More and more of our members are asking us our advice on the term reasonable accommodation?

To begin our discussion, we must understand that what may be considered to be reasonable for one company may not be reasonable for another company.  It may be a reasonable accommodation for a larger company to provide wheelchair access, but for a smaller company, this may not be financially feasible.  The fact that what is reasonable for some companies and not reasonable for others means that employers are going to have to use their best judgment in some cases.

But with that being said, employers need to make an honest assessment as to what is reasonable accommodation and what is not. Let’s for a moment discuss some areas where employers could be expected to make adjustments.

  • Time off for doctors appointments
  • Adjustments to the employee’s job description
  • Change of schedule

One of the things that employers want to be careful of is that they don’t go too far with these accommodations.  Going too far means that the employee is being favored beyond what would be reasonable in the companies accommodation.  At the same time, if a woman is pregnant and is doing a lot of heavy lifting as part of her job, it would be in the best interest of the employer to remove that aspect of her job as much as possible.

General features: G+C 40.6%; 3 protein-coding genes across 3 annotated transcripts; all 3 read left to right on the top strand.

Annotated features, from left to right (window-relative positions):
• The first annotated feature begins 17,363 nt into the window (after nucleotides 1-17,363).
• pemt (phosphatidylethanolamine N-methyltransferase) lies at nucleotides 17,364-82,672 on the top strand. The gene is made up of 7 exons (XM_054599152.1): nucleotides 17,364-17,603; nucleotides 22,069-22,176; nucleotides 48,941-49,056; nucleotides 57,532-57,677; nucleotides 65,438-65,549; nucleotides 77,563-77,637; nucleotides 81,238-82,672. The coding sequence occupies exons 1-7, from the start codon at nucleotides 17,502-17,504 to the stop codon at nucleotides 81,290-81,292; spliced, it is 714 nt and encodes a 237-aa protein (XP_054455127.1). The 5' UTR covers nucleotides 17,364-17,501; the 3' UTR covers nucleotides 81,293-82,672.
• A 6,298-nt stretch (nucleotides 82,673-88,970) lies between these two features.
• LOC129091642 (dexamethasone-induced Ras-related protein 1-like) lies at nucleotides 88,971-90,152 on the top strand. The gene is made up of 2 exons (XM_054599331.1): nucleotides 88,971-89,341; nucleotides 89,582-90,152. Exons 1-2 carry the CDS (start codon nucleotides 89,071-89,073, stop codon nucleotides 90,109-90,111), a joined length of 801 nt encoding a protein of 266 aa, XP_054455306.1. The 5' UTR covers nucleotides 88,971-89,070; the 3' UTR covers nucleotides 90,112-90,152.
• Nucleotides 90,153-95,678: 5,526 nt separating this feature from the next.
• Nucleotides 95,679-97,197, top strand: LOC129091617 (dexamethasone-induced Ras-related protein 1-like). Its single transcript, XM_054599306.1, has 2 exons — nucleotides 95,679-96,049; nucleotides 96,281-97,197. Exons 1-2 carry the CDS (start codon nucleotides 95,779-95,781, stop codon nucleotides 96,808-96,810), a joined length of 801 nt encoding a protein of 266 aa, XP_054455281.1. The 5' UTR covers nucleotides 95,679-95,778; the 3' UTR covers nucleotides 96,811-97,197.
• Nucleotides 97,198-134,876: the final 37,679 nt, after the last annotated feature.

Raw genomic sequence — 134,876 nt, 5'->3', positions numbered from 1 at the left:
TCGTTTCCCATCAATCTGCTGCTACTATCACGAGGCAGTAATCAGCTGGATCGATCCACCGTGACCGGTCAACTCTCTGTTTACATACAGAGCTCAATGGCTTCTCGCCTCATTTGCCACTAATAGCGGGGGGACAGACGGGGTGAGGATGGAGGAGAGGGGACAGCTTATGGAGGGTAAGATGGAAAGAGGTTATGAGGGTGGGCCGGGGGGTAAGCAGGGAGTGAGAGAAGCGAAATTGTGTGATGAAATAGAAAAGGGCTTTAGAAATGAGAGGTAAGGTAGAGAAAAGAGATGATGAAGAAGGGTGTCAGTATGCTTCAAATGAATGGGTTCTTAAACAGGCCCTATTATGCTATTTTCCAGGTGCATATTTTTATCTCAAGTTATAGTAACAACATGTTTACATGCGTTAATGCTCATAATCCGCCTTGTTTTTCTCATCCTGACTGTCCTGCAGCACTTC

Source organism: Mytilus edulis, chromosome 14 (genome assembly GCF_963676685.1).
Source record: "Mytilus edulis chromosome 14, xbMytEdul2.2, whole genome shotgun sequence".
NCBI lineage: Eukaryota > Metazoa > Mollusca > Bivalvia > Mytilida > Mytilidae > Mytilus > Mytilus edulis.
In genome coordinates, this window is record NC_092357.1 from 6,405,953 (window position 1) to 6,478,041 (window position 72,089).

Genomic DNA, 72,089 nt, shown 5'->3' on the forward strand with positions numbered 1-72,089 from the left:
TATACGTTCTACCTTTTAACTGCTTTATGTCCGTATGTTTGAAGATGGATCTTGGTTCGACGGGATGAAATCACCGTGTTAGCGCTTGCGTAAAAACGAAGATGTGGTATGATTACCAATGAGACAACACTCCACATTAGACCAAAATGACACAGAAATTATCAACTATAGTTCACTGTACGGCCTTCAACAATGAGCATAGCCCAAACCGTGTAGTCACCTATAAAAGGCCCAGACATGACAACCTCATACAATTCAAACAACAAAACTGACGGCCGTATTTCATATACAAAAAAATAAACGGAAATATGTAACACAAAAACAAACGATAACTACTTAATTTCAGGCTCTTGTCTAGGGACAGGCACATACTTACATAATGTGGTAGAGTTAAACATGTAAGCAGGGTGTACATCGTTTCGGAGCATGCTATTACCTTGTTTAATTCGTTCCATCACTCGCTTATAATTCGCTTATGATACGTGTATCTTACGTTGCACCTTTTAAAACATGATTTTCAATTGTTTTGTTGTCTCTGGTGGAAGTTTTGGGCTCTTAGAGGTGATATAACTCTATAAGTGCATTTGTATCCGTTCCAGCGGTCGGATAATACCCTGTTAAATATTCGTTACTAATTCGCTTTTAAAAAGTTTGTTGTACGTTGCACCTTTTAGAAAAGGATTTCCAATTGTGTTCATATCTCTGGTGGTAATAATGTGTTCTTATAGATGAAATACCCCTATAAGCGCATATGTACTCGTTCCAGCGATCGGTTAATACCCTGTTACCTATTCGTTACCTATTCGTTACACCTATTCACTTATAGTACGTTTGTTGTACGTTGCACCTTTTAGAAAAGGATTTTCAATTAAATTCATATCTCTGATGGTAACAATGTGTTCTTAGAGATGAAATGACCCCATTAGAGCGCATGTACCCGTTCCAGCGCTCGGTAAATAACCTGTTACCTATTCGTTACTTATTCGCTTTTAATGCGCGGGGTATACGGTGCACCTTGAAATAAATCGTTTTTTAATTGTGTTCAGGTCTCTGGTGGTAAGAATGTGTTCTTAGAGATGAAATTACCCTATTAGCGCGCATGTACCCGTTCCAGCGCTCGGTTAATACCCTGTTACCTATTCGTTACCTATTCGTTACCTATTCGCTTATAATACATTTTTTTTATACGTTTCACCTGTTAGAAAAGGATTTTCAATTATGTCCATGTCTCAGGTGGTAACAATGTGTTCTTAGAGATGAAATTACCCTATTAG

The bigger the company is, the more that will be required to be considered a reasonable accommodation.  If the company has a way to help out the employee they need to do it.

If on the other hand, the company is very small and has no one who can help with the lifting as an example this company will not be required to hire an employee just to do the lifting end of the job.

Hiring an extra employee just to do the lifting would pose an undue hardship on a small company.

Doctors Appointments:

If the employee has to go to the doctor once a week, this may be reasonable depending on the size of the company and the inconvenience that having the employee miss a part of the day or maybe even all of the day to go to the doctor.  If the company can fill the employee’s needs without causing an undue burden, then the company needs to accommodate.

Change of Schedule:

Since we have already discussed the adjustment to an employee’s job description, the last topic we will cover will be the change of schedule.  And, in truth, there really is not much to discuss there that is any different than what we have already covered.  A larger company with more assets will be required to more than a smaller company with fewer assets.  As an employer, you will know if the accommodation that is being asked of you is reasonable or not.

Our Advice:

As a Cal-OSHA Consulting Service our advice is to be careful on both fronts, don’t do too much, and don’t do too little.  Remember that whatever you do for one employee will become a precedent for future cases.

Should you have any questions we would love to hear from you.  We love questions, so don’t be shy, give us a call.